COS 37-2
Identifying the relative C benefits of biofuels and forests across a range of land use changes

Tuesday, August 11, 2015: 8:20 AM
350, Baltimore Convention Center
Ethan B. Davis, Geography Department, Intercollege Graduate Degree Program in Ecology, The Pennsylvania State University, State College, PA
Erica A.H. Smithwick, Geography Department and Intercollege Graduate Degree Program in Ecology, The Pennsylvania State University, University Park, PA
Thomas L. Richards, Agricultural and Biological Engineering, Pennsylvania State University, University Park, PA
Armen Kemanian, Plant Science, Penn State University

Greater demand for low carbon (C) energy has increased interest in cellulosic bioenergy as an alternative to fossil fuels.  Bioenergy crop expansion could directly or indirectly clear forests, which could release large biospheric C stocks.  In that case, bioenergy would have a large initial C debt and high near-term net greenhouse gas emissions relative to fossil fuels.   Land sparing due to changes in food production, consumption, or waste that reduce agricultural land requirements would avoid forest clearing and theoretically make land available for bioenergy crop production or afforestation.  These alternative land use changes are usually not considered when comparing bioenergy production scenarios. We use geospatial models of energy crop productivity to develop estimates on U.S. cropland and pastureland east of the 100th parallel.  We include life cycle emissions associated with fossil fuels and production of bioenergy.  Using a C budget box model, our goal is to compare the relative benefits of forests and fossil energy to cellulosic bioenergy under a variety of potentially emerging land use changes. For this purpose, we used published data to characterize forest standing stocks and net ecosystem productivity to develop estimates of forest C clearing penalties and sequestration opportunities.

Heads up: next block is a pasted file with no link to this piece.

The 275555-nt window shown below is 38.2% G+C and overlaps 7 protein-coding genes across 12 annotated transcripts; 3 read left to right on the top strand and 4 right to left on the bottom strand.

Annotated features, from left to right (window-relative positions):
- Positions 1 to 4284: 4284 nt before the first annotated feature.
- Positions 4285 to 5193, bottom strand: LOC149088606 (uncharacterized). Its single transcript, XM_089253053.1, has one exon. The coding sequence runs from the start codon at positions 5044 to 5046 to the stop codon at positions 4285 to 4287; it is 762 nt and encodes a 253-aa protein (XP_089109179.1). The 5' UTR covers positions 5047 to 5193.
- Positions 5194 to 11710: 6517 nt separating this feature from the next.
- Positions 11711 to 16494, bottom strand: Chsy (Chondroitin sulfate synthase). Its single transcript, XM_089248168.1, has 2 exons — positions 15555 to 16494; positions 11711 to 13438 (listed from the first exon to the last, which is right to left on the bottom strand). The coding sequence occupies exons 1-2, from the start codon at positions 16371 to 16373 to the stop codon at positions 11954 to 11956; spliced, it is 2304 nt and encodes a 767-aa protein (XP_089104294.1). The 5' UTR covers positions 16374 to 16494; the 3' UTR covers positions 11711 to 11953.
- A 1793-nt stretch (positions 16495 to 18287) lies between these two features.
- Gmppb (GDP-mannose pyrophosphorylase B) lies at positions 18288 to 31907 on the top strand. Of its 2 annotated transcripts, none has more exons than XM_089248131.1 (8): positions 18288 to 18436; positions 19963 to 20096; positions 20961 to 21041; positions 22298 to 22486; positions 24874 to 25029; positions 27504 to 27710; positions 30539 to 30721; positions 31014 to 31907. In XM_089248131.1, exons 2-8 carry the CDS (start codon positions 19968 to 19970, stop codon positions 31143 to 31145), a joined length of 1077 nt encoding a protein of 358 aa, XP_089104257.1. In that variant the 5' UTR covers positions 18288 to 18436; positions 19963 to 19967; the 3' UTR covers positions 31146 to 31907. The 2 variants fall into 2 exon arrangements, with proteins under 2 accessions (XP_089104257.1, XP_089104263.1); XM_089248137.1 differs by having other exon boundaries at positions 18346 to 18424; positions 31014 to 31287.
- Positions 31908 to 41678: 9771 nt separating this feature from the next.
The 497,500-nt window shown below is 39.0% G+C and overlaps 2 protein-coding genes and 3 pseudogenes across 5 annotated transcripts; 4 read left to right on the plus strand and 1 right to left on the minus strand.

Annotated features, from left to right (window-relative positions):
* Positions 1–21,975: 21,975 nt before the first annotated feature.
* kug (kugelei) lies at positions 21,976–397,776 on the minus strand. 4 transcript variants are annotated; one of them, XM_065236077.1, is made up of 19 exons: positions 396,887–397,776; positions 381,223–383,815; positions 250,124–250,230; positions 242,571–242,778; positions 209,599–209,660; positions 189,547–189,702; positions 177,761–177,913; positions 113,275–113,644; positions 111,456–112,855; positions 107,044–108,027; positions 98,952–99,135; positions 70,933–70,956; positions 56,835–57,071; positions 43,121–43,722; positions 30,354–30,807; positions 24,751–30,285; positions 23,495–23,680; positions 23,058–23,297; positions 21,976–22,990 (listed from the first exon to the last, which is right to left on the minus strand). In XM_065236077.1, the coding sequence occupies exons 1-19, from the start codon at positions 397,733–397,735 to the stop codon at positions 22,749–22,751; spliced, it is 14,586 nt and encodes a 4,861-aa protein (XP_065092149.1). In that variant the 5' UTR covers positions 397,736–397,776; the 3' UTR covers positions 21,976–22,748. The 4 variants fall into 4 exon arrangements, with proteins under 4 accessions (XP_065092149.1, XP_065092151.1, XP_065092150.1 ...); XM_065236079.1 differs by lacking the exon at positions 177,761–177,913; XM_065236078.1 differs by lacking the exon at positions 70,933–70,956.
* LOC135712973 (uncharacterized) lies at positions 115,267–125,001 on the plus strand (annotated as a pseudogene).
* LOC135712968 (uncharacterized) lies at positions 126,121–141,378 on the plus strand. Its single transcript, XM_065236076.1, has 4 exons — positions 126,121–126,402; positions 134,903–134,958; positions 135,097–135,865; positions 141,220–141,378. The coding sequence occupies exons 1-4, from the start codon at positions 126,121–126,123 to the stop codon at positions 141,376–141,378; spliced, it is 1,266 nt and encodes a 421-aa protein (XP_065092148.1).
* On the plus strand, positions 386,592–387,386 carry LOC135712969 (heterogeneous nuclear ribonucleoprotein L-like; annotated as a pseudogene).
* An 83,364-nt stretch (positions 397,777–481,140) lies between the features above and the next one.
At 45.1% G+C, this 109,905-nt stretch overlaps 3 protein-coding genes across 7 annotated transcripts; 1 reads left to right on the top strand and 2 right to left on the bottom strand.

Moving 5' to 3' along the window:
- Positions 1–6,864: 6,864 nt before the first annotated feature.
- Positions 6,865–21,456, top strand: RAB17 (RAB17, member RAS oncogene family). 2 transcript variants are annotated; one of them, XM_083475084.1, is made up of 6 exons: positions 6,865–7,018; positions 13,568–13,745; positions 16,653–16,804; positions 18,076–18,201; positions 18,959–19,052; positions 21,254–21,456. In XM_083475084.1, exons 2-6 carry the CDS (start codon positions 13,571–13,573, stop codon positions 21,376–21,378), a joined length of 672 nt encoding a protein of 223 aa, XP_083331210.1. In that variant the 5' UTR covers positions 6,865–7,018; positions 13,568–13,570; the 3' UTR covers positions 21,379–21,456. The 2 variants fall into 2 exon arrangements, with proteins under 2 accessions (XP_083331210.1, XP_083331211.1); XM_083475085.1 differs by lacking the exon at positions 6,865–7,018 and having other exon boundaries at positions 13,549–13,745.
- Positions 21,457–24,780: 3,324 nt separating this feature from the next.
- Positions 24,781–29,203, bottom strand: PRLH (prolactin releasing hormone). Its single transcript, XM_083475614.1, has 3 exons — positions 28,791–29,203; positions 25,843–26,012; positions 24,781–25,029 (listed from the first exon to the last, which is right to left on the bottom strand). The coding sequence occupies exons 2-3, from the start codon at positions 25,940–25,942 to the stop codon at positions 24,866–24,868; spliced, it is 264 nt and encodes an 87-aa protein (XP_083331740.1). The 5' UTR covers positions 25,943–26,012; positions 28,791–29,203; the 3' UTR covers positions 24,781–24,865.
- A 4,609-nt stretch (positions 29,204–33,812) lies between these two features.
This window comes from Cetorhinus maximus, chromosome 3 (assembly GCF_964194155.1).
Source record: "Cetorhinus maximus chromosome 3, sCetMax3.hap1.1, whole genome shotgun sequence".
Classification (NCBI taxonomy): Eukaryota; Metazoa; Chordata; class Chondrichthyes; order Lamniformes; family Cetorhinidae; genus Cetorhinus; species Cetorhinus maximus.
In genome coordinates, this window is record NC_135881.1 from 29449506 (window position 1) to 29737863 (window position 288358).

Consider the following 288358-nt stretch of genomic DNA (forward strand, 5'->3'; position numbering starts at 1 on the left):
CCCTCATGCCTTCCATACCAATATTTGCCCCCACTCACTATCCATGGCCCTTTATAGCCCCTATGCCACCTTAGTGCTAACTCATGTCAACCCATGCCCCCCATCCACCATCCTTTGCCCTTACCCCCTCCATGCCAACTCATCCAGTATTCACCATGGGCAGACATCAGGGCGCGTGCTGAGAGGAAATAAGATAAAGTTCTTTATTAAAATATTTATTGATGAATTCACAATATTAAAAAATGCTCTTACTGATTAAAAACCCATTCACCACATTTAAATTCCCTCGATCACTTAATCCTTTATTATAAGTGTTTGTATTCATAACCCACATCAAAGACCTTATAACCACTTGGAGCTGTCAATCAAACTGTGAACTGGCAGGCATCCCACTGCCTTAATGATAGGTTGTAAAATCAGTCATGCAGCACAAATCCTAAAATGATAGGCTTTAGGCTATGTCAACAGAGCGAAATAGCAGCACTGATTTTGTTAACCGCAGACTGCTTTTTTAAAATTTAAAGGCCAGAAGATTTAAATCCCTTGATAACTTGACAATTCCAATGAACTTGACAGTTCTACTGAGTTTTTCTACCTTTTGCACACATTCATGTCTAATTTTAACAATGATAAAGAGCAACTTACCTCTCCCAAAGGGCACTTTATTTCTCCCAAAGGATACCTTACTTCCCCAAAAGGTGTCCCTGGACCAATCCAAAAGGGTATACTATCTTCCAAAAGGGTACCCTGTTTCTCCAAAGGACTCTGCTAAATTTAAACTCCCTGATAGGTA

Three central insights emerged: 1) Direct or indirect clearing of forests due to bioenergy crop expansion creates bioenergy with high emissions relative to fossil energy.  2)  On spared land, bioenergy creates a closed-loop cycle of C sharing between the biosphere and atmosphere, such that biogenic emissions are offset by bioenergy crop photosynthesis, and sometimes form a soil C sink, resulting in in low C biofuels (9.4 g CO2e/MJ) when compared with equivalent fossil energy (101 g CO2e/MJ); but the benefit relative to forest sequestration differs depending on whether the spared land comes from cropland or pasture.  3) On spared cropland, we estimate that biofuels have greater emission reductions than forest-fossil systems during the first 30 years (-9.94 Mg CO2e/ha/yr vs. -8.25 Mg CO2e/ha/yr),  whereas spared pasture is predicted to have lower bioenergy crop yields and less potential as a soil C sink. As a result, we find emission reductions from bioenergy on spared pasture (-5.27 Mg CO2e/ha/yr) were much less than for forests (-8.84 Mg CO2e/ha/yr).   If forest clearing can be avoided, then depending on the type of land sparing, results suggest a combination of biofuels and afforestation may offer the greatest C benefit.